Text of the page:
By Mike Miller
July 25, 2019 at 01:48 AM EDT
Dimitrios Kambouris/Getty Images

Sixty years later, Opie’s still got it.

Ron Howard channeled the iconic opening scene from The Andy Griffith Show in a video posted to Instagram on Sunday, showing the actor-director, now 65, skipping a stone at a swimming hole. While the clip lacks the classic whistling theme song, his skipping technique seems to have improved over the years.

Beginning at the age of five, the two-time Oscar-winner famously played Griffith’s son Opie on the beloved sitcom throughout its eight-year run from 1960-68. He went on to play his most famous grown-up role as Richie Cunningham on Happy Days from 1974-84 and appeared in numerous other television shows before establishing his career as a director with hits like Apollo 13 and A Beautiful Mind.

When Griffith died in 2012, Howard shared some memories about his TV dad with EW. “He was fantastic,” he said. “There was a fantastic equilibrium between his love of laughter and jokes and funny stories and songs and all that, and then he could turn on a dime and be the utmost professional…. If people who met him were to be surprised [to learn something about him] it would be this sort of simple commitment to excellence. This straightforward work ethic that he adhered to in a very unpretentious way with great humility and very few words.”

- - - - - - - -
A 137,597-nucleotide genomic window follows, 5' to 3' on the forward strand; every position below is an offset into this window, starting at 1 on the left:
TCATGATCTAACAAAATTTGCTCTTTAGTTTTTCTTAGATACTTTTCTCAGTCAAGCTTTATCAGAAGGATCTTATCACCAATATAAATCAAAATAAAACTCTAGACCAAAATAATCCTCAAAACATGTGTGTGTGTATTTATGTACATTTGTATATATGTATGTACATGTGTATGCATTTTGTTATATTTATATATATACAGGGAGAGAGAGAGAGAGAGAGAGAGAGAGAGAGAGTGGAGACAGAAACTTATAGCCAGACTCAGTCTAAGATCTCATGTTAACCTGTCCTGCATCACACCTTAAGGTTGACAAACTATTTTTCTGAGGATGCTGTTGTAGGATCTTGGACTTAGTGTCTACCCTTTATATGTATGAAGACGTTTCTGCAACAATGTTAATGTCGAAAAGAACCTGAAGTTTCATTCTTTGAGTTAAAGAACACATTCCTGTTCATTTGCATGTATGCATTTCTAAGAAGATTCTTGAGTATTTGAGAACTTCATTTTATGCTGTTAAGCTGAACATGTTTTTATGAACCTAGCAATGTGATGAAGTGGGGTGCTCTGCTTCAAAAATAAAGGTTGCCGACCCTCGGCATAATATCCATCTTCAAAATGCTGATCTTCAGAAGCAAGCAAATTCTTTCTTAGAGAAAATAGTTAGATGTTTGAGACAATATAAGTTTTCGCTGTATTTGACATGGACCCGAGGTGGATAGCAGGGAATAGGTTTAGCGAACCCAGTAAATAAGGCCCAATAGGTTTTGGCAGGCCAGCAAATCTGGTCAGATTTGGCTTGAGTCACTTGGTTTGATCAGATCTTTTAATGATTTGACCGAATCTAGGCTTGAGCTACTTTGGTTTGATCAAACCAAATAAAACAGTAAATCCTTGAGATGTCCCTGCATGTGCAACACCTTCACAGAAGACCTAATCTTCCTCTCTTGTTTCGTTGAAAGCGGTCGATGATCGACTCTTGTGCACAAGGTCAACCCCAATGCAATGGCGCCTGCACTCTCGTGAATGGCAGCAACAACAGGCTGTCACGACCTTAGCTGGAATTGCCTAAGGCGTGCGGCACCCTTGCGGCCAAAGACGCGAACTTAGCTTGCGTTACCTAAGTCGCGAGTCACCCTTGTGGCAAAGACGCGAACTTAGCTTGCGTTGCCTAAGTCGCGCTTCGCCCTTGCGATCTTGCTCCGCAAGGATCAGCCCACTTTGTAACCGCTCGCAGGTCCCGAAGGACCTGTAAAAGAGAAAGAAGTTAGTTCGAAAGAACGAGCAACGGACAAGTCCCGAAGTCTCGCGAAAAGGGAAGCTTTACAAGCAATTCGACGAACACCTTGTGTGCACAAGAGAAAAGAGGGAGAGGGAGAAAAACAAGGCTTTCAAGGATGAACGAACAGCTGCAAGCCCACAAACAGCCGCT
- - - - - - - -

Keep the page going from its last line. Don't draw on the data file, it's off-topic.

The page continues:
Although the two lost touch for many years after the show, they spoke quite a bit more in the years leading up to Griffith’s death. Howard also said he hoped fans won’t just remember him for The Andy Griffith Show and Matlock, but will check out A Face in the Crowd, or get online and listen to What It Was, Was Football. “He loved people,” Howard said. “He loved their foibles, their quirks, and he celebrated that on the show, and he appreciated it about people in life.”

Recently, Howard filmed a new documentary Pavarotti about the famous tenor and revealed to EW that he’s developing an animated musical. “That’s just in the very early stages. I can’t talk about it beyond [that]; I can’t give a title to it – but I’m really excited,” the director said.

See the original Andy Griffith Show opening below:

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